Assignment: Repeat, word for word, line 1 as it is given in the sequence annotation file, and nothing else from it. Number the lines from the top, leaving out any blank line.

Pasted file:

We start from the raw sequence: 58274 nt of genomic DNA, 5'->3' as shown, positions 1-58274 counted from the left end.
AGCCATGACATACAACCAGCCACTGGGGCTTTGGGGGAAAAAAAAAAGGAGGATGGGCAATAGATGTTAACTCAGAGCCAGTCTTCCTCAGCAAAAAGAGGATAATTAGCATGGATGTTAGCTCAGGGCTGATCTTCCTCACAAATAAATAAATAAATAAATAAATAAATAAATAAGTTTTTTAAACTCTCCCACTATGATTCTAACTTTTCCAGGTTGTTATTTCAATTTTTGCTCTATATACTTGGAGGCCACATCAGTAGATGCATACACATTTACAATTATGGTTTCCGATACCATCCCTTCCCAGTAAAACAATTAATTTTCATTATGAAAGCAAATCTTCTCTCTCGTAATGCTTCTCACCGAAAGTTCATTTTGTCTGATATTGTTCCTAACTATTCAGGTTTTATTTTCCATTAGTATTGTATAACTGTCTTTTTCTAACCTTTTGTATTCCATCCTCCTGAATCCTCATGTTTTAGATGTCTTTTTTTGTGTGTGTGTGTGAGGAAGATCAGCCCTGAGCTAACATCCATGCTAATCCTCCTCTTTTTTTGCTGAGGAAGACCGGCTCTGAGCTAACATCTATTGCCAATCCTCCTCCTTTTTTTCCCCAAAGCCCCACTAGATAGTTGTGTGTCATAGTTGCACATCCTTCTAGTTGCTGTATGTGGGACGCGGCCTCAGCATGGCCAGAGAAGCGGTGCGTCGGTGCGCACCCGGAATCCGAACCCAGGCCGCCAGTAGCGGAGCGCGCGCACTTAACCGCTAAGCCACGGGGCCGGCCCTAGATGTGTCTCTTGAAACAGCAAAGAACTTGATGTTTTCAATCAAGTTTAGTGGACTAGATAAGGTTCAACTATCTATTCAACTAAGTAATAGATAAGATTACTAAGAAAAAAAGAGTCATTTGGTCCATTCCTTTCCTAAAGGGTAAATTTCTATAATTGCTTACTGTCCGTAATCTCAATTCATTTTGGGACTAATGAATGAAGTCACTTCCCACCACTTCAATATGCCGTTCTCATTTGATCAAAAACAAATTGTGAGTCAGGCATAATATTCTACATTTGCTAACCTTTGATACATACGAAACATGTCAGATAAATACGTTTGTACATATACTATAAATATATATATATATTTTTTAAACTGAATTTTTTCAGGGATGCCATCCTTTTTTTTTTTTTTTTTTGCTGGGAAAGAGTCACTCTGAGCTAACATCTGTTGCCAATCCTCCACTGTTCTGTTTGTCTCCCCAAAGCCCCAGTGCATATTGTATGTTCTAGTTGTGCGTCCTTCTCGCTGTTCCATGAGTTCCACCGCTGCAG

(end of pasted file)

We start from the raw sequence: 58274 nt of genomic DNA, 5'->3' as shown, positions 1-58274 counted from the left end.